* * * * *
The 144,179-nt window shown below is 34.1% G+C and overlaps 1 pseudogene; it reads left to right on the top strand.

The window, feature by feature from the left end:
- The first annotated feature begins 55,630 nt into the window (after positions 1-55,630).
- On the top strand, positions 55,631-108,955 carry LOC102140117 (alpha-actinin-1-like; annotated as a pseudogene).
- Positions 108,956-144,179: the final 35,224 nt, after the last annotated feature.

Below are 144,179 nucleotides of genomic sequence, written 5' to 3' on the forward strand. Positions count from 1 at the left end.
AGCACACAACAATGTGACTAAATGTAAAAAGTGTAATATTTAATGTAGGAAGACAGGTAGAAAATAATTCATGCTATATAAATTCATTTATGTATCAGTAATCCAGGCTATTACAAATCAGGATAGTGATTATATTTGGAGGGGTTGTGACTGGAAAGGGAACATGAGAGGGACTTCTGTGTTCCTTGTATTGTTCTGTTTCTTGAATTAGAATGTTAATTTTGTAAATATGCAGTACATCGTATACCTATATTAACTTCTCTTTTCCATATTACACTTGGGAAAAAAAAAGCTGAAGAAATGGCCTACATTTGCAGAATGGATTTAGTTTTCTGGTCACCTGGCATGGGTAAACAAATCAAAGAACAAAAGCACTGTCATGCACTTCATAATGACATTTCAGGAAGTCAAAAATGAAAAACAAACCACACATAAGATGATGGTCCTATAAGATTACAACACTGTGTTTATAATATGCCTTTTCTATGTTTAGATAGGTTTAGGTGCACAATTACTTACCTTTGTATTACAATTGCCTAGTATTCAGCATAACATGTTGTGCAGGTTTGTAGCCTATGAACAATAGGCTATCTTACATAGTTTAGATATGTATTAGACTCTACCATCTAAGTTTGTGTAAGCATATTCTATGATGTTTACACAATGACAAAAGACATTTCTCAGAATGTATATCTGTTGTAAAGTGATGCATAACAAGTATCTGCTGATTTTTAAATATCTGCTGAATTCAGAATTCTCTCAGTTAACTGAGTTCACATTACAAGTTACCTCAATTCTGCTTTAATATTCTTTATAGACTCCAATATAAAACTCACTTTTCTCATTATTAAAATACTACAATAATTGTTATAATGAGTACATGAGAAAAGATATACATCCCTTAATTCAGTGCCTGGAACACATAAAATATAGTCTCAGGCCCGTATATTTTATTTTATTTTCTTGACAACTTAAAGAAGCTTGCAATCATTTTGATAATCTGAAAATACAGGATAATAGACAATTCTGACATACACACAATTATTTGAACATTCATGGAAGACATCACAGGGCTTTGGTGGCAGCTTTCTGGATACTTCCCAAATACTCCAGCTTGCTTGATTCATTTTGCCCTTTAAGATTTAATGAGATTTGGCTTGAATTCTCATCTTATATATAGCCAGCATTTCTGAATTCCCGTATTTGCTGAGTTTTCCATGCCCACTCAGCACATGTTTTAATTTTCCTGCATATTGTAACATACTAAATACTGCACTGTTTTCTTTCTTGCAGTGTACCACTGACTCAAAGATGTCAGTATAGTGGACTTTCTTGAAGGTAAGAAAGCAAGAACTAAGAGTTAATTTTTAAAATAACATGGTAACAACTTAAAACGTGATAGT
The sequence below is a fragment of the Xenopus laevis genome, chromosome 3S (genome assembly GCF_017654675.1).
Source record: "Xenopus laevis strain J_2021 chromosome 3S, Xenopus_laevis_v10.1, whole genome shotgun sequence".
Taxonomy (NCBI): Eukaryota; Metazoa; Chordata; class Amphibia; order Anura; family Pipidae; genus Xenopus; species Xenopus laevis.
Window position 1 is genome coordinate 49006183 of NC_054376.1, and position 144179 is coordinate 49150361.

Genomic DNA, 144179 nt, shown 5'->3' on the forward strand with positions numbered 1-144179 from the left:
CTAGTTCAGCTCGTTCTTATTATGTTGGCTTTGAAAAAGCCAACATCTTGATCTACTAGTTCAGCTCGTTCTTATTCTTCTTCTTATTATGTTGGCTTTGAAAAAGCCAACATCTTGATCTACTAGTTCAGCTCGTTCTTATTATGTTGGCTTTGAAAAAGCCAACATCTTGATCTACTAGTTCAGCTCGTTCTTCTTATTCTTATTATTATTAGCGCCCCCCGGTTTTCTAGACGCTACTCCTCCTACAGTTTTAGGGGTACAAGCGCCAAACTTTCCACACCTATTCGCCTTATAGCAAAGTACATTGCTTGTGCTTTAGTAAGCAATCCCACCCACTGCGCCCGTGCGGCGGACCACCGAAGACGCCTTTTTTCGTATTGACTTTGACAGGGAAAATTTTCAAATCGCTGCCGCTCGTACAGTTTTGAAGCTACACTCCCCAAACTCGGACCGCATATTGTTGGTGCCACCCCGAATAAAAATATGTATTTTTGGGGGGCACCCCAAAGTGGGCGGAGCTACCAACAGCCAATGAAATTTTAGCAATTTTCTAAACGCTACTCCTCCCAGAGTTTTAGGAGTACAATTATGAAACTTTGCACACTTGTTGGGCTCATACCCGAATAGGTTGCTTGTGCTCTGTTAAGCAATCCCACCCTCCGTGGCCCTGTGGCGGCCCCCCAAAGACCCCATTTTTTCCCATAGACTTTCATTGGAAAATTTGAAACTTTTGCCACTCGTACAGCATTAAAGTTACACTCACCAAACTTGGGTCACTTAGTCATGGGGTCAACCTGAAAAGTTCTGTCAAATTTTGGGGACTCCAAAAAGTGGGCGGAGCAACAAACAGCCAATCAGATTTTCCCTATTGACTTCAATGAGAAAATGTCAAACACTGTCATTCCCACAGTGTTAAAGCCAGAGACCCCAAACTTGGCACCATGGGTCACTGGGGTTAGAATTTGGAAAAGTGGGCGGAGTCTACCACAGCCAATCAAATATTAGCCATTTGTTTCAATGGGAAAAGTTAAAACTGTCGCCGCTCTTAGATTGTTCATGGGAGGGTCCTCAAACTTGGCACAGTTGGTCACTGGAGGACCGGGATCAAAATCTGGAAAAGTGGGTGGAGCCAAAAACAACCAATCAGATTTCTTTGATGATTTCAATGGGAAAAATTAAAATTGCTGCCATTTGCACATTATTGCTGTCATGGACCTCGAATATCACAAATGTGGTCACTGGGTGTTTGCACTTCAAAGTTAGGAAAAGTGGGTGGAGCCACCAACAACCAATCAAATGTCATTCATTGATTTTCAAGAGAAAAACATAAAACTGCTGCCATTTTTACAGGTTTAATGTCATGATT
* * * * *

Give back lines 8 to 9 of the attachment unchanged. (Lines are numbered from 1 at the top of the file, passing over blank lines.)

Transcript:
The sequence below is a fragment of the Xenopus laevis genome, chromosome 3S (genome assembly GCF_017654675.1).
Source record: "Xenopus laevis strain J_2021 chromosome 3S, Xenopus_laevis_v10.1, whole genome shotgun sequence".